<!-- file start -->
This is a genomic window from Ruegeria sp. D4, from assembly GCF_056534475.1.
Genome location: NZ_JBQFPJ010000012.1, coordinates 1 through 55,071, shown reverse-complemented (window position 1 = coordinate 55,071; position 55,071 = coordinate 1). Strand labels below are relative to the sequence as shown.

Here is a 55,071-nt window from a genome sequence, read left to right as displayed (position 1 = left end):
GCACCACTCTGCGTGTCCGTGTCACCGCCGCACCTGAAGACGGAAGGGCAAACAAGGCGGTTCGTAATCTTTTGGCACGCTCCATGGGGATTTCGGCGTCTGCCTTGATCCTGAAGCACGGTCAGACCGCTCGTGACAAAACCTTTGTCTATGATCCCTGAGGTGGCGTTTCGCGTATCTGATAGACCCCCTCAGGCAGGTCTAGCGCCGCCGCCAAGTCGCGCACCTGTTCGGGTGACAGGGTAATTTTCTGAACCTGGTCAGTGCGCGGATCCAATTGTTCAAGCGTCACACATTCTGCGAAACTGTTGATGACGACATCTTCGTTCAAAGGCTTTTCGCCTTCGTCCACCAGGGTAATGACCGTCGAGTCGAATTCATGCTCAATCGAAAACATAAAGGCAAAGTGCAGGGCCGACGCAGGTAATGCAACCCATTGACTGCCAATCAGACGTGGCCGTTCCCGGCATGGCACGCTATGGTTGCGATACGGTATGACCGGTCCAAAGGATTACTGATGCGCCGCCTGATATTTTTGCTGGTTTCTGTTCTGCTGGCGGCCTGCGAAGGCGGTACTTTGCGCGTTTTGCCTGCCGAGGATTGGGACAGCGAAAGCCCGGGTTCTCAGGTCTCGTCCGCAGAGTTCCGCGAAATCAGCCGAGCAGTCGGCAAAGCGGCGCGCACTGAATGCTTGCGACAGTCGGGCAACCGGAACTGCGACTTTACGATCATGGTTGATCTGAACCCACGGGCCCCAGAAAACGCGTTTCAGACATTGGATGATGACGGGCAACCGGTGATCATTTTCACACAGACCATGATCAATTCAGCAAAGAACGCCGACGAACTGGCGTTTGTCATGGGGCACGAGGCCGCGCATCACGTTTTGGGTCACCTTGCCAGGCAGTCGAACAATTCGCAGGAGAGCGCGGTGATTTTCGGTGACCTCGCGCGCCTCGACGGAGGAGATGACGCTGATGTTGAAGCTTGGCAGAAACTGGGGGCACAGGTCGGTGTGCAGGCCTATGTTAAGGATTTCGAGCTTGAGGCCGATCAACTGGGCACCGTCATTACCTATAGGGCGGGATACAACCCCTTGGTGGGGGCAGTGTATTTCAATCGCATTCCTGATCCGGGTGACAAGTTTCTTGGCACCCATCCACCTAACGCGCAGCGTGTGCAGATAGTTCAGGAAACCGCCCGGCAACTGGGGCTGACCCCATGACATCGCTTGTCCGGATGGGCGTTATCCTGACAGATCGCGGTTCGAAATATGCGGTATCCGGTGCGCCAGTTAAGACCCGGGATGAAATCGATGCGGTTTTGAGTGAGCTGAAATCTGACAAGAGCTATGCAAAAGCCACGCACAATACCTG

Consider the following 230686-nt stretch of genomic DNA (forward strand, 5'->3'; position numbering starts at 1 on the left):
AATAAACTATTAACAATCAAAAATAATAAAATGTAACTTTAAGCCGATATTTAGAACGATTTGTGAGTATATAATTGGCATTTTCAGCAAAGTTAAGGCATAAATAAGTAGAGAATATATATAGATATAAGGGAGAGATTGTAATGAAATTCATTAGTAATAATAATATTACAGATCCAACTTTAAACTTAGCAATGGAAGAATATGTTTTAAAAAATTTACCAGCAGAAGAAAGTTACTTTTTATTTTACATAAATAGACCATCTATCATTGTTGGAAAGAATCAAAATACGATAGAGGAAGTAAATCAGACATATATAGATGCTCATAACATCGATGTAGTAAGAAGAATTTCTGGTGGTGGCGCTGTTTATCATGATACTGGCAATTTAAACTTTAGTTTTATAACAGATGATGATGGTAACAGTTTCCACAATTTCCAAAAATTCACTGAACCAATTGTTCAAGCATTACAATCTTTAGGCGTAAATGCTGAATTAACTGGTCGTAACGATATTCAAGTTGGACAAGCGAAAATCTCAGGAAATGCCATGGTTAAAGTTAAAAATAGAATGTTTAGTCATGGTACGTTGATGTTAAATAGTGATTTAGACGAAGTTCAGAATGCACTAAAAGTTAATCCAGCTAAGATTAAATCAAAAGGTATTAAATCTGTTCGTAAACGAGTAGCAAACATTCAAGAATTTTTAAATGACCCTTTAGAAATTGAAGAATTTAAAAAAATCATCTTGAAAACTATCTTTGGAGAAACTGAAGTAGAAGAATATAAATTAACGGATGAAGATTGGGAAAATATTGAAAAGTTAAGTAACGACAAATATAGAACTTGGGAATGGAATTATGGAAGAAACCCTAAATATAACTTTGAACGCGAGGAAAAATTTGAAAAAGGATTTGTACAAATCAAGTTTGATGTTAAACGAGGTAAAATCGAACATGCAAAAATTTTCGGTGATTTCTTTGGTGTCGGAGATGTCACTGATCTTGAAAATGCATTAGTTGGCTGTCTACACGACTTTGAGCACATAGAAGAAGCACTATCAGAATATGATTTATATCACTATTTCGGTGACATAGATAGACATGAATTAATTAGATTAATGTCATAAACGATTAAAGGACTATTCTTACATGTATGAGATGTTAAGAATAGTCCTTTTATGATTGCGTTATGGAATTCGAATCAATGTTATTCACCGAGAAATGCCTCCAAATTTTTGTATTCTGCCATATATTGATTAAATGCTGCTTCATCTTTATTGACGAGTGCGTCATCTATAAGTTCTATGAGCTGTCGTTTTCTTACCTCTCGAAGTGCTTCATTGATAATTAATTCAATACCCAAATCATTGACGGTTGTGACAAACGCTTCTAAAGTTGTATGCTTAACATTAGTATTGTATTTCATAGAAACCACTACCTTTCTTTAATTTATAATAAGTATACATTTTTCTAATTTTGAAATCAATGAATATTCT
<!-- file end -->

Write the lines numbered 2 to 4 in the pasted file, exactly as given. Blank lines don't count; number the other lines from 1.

Genome location: NZ_JBQFPJ010000012.1, coordinates 1 through 55,071, shown reverse-complemented (window position 1 = coordinate 55,071; position 55,071 = coordinate 1). Strand labels below are relative to the sequence as shown.

Here is a 55,071-nt window from a genome sequence, read left to right as displayed (position 1 = left end):
GCACCACTCTGCGTGTCCGTGTCACCGCCGCACCTGAAGACGGAAGGGCAAACAAGGCGGTTCGTAATCTTTTGGCACGCTCCATGGGGATTTCGGCGTCTGCCTTGATCCTGAAGCACGGTCAGACCGCTCGTGACAAAACCTTTGTCTATGATCCCTGAGGTGGCGTTTCGCGTATCTGATAGACCCCCTCAGGCAGGTCTAGCGCCGCCGCCAAGTCGCGCACCTGTTCGGGTGACAGGGTAATTTTCTGAACCTGGTCAGTGCGCGGATCCAATTGTTCAAGCGTCACACATTCTGCGAAACTGTTGATGACGACATCTTCGTTCAAAGGCTTTTCGCCTTCGTCCACCAGGGTAATGACCGTCGAGTCGAATTCATGCTCAATCGAAAACATAAAGGCAAAGTGCAGGGCCGACGCAGGTAATGCAACCCATTGACTGCCAATCAGACGTGGCCGTTCCCGGCATGGCACGCTATGGTTGCGATACGGTATGACCGGTCCAAAGGATTACTGATGCGCCGCCTGATATTTTTGCTGGTTTCTGTTCTGCTGGCGGCCTGCGAAGGCGGTACTTTGCGCGTTTTGCCTGCCGAGGATTGGGACAGCGAAAGCCCGGGTTCTCAGGTCTCGTCCGCAGAGTTCCGCGAAATCAGCCGAGCAGTCGGCAAAGCGGCGCGCACTGAATGCTTGCGACAGTCGGGCAACCGGAACTGCGACTTTACGATCATGGTTGATCTGAACCCACGGGCCCCAGAAAACGCGTTTCAGACATTGGATGATGACGGGCAACCGGTGATCATTTTCACACAGACCATGATCAATTCAGCAAAGAACGCCGACGAACTGGCGTTTGTCATGGGGCACGAGGCCGCGCATCACGTTTTGGGTCACCTTGCCAGGCAGTCGAACAATTCGCAGGAGAGCGCGGTGATTTTCGGTGACCTCGCGCGCCTCGACGGAGGAGATGACGCTGATGTTGAAGCTTGGCAGAAACTGGGGGCACAGGTCGGTGTGCAGGCCTATGTTAAGGATTTCGAGCTTGAGGCCGATCAACTGGGCACCGTCATTACCTATAGGGCGGGATACAACCCCTTGGTGGGGGCAGTGTATTTCAATCGCATTCCTGATCCGGGTGACAAGTTTCTTGGCACCCATCCACCTAACGCGCAGCGTGTGCAGATAGTTCAGGAAACCGCCCGGCAACTGGGGCTGACCCCATGACATCGCTTGTCCGGATGGGCGTTATCCTGACAGATCGCGGTTCGAAATATGCGGTATCCGGTGCGCCAGTTAAGACCCGGGATGAAATCGATGCGGTTTTGAGTGAGCTGAAATCTGACAAGAGCTATGCAAAAGCCACGCACAATACCTG